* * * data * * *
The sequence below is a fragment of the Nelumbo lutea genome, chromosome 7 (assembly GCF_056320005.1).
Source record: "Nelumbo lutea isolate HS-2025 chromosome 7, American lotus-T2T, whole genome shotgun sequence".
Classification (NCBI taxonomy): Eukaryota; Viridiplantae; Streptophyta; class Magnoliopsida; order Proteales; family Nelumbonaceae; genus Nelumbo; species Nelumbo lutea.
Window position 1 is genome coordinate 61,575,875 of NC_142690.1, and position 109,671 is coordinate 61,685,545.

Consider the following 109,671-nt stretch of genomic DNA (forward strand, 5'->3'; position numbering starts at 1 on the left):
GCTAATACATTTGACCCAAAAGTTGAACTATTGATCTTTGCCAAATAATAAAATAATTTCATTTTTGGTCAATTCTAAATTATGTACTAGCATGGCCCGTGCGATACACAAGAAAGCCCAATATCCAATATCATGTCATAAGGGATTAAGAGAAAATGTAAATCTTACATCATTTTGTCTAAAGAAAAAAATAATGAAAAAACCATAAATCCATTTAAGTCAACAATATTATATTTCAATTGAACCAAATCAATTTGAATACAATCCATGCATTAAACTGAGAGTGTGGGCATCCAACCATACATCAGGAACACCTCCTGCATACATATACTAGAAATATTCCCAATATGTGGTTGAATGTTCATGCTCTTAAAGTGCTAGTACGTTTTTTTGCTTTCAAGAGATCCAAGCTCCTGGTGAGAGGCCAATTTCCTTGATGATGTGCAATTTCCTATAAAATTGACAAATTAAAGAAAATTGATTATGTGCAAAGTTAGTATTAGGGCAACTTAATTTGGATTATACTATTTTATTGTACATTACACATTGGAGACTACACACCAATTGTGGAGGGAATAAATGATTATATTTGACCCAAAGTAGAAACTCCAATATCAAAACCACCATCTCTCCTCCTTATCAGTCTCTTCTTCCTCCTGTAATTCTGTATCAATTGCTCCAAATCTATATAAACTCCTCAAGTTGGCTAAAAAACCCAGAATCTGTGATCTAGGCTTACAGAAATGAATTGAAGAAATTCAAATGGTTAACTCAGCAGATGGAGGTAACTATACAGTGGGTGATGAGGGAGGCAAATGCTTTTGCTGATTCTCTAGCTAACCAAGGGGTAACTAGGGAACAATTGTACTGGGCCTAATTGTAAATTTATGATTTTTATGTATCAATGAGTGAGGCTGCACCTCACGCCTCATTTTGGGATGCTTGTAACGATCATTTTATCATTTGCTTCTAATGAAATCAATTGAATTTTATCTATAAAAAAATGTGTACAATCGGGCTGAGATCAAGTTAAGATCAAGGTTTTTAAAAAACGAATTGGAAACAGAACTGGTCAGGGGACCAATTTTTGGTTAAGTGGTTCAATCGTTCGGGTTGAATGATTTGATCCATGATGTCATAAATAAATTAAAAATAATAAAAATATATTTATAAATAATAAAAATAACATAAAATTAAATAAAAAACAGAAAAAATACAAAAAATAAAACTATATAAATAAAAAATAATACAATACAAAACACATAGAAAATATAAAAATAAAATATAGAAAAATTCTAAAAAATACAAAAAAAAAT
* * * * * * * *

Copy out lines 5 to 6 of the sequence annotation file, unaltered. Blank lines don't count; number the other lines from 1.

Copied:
Consider the following 109,671-nt stretch of genomic DNA (forward strand, 5'->3'; position numbering starts at 1 on the left):
GCTAATACATTTGACCCAAAAGTTGAACTATTGATCTTTGCCAAATAATAAAATAATTTCATTTTTGGTCAATTCTAAATTATGTACTAGCATGGCCCGTGCGATACACAAGAAAGCCCAATATCCAATATCATGTCATAAGGGATTAAGAGAAAATGTAAATCTTACATCATTTTGTCTAAAGAAAAAAATAATGAAAAAACCATAAATCCATTTAAGTCAACAATATTATATTTCAATTGAACCAAATCAATTTGAATACAATCCATGCATTAAACTGAGAGTGTGGGCATCCAACCATACATCAGGAACACCTCCTGCATACATATACTAGAAATATTCCCAATATGTGGTTGAATGTTCATGCTCTTAAAGTGCTAGTACGTTTTTTTGCTTTCAAGAGATCCAAGCTCCTGGTGAGAGGCCAATTTCCTTGATGATGTGCAATTTCCTATAAAATTGACAAATTAAAGAAAATTGATTATGTGCAAAGTTAGTATTAGGGCAACTTAATTTGGATTATACTATTTTATTGTACATTACACATTGGAGACTACACACCAATTGTGGAGGGAATAAATGATTATATTTGACCCAAAGTAGAAACTCCAATATCAAAACCACCATCTCTCCTCCTTATCAGTCTCTTCTTCCTCCTGTAATTCTGTATCAATTGCTCCAAATCTATATAAACTCCTCAAGTTGGCTAAAAAACCCAGAATCTGTGATCTAGGCTTACAGAAATGAATTGAAGAAATTCAAATGGTTAACTCAGCAGATGGAGGTAACTATACAGTGGGTGATGAGGGAGGCAAATGCTTTTGCTGATTCTCTAGCTAACCAAGGGGTAACTAGGGAACAATTGTACTGGGCCTAATTGTAAATTTATGATTTTTATGTATCAATGAGTGAGGCTGCACCTCACGCCTCATTTTGGGATGCTTGTAACGATCATTTTATCATTTGCTTCTAATGAAATCAATTGAATTTTATCTATAAAAAAATGTGTACAATCGGGCTGAGATCAAGTTAAGATCAAGGTTTTTAAAAAACGAATTGGAAACAGAACTGGTCAGGGGACCAATTTTTGGTTAAGTGGTTCAATCGTTCGGGTTGAATGATTTGATCCATGATGTCATAAATAAATTAAAAATAATAAAAATATATTTATAAATAATAAAAATAACATAAAATTAAATAAAAAACAGAAAAAATACAAAAAATAAAACTATATAAATAAAAAATAATACAATACAAAACACATAGAAAATATAAAAATAAAATATAGAAAAATTCTAAAAAATACAAAAAAAAAT